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Lawskills.com Georgia Caselaw
TRUST COMPANY OF GEORGIA v. GUARDIAN LIFE INSURANCE COMPANY OF AMERICA.
46270.
JORDAN, Presiding Judge.
Action on insurance policy. Fulton Civil Court. Before Judge Tidwell.
The administrator of the estate of Lester Dale Zent appeals from an adverse judgment on an action to recover the proceeds allegedly due on a life insurance policy.
The conversion privilege and continuing coverage provisions of the contract clearly purport to meet the minimum time requirements of 31 days under the Georgia Insurance Code. See Code Ann. 56-2704 (8, 10). In construing statutory enactments prescribing a number of days for the exercise of a privilege or discharge of a duty only the first or last day is counted, and "if the last day shall fall on Saturday or Sunday, the party having such privilege shall have through the following Monday." Code 102-102 (8), as amended (Ga. L. 1958, pp. 388, 389; 1967, pp. 579, 580). In contrast to this rule for statutes as partially quoted above the general rule for contracts is that by express stipulation or reasonable construction time may be of the essence. Code Ann. 20-704 (9) (Ga. L. 1964, pp. 414, 415).
Where as here the contract covers the minimum number of days required by statute we think the construction applicable to statutes necessarily governs the meaning of the contract. To do otherwise would result in construing the contract to allow a shorter period for an option than required by law. Accordingly, even though the contract may be regarded as one in which time is of the essence, the prescribed option period is one controlled by statute which was extended by operation of law through Monday, February 17, 1969. Inasmuch as Zent was insured during the option period he was insured at the time of his death about 9:15 a.m., Sunday, February 16, 1969.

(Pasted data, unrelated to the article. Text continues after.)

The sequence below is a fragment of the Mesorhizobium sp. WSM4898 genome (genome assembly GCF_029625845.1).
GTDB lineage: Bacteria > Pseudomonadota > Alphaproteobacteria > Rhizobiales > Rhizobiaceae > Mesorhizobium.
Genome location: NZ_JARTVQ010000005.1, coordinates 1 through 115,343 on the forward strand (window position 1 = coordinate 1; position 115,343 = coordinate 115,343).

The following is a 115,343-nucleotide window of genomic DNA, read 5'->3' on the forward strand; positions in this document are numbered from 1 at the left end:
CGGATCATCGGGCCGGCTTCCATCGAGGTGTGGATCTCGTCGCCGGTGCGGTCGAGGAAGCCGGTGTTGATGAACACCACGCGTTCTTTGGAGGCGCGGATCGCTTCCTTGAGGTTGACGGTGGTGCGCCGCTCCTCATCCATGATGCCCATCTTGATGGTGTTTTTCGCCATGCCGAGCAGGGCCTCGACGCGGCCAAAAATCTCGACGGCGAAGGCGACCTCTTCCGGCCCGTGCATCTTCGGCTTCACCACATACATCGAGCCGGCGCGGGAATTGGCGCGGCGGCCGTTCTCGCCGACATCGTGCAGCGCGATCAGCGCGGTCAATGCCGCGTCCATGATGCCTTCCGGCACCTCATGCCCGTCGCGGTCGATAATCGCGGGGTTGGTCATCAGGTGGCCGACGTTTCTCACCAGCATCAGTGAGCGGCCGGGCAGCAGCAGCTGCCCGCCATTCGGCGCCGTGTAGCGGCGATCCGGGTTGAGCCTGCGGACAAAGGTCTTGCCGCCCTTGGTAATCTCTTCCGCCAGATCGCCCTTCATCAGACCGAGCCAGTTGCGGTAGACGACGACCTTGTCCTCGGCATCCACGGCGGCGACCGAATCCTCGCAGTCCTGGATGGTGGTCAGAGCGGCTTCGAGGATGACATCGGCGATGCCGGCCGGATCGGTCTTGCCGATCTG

In reaching the above conclusion no controlling Georgia case has come to our attention. The situation is clearly distinguishable from a situation where the time period is purely a matter of contract, in contrast to a minimum time period in a contract to allow the exercise of an option required by a statute which prescribes the minimum number of days for the exercise of the option, with a concomitant obligation on the grantor of the option. We have also examined numerous cases from other jurisdictions involving applications of common law, varying rules for the counting of days in statutes and contracts, and varying factual situations, but none of these cases discloses a situation of fact and law which we consider precisely analogous to the present case. See 2 ALR 1601; 53 ALR2d 877; and supplemental citations.
Hansell, Post, Brandon & Dorsey, W. Rhett Tanner, for appellee.
Heyman & Sizemore, William H. Major, Lokey & Bowden, Ralph G. McCallum, Jr., for appellant.
ARGUED JUNE 2, 1971 -- DECIDED SEPTEMBER 8, 1971 -- REHEARING DENIED SEPTEMBER 24, 1971 -- CERT. APPLIED FOR.
Friday May 22 16:19 EDT


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